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Robots and Gulf Stream: Looking at Continental Shelf Meets Gulf Stream

Oct 04, 2015 09:07 PM EDT
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In new ocean-robot findings, a research project off the Massachusetts coast learned more about how warm Gulf Stream currents and chillier waters along the continental shelf combine and exchange. This happens when the waters offshore, which arrive from the tropics, barge onto the Mid-Atlantic Bight shelf and run into waters that came from near-Arctic regions, according to a release.

Altogether, the interaction between the two water types can have a powerful effect on biogeochemistry, fisheries and circulation on the shelf. "Normally, the Gulf Stream water, which is very warm and buoyant, doesn't come in direct contact with the water on the continental shelf, which is much colder. There is a cascade of potential implications that need further study," said Weifeng ‘Gordon' Zhang, at Woods Holes Oceanographic Institution (WHOI), in the release.

While scientists have known since 2006 that there was a long body of warm water along the shelf edge--the result of an extended part of the Gulf Stream--and that it extends from Massachusetts toward Cape Hatteras, N.C., they only recently were able to study that phenomenon. Their findings regarding it were published in the journal Geophysical Research Letters.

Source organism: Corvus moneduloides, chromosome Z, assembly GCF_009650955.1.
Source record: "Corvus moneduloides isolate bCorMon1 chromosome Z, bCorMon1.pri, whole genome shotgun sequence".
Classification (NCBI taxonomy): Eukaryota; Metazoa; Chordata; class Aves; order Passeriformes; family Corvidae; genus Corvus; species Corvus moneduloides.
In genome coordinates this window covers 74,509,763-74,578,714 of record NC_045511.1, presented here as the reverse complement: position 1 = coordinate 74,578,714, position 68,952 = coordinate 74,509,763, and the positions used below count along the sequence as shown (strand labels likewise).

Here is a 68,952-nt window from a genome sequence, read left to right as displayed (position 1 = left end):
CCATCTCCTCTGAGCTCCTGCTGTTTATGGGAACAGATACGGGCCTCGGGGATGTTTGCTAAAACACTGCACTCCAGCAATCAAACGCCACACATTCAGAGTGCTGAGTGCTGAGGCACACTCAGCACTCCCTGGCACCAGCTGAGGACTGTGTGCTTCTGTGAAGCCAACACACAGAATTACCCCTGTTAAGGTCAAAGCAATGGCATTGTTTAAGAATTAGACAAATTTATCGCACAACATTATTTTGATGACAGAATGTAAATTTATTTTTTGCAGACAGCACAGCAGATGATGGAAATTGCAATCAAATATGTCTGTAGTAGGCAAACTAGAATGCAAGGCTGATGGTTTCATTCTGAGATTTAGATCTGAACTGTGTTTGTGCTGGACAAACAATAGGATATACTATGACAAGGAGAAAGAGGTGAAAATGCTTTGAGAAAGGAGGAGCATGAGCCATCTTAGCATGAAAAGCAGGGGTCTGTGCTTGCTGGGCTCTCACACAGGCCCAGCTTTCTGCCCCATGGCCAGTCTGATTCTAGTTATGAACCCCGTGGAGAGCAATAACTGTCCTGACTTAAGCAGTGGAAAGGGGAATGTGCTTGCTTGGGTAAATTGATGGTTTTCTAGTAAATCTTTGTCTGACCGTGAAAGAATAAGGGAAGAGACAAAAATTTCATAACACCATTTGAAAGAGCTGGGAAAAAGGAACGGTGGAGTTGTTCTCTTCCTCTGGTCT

In order to conduct the study, the team used autonomous vehicles called "gliders" to gather data in a pre-planned path in the ocean. These robots collected data from April through June 2014. From this data, the scientists learned that the long extensions of warm water are nearly 100 meters deep, nearly to the seafloo, according to a release.

The team thinks the interaction between these two waters might help certain fish, like American eel, to cross the shelfbreak barrier and swim toward coastal estuaries. This may increase the survival rate of young eels. For other marine life, the warm-water intrusion might lower the nutrients in the water, bringing in less-dense Gulf Stream surface water and tamping down the cold, nutrient-rich water that would normally be there, said the release.

For more great nature science stories and general news, please visit our sister site, Headlines and Global News (HNGN).

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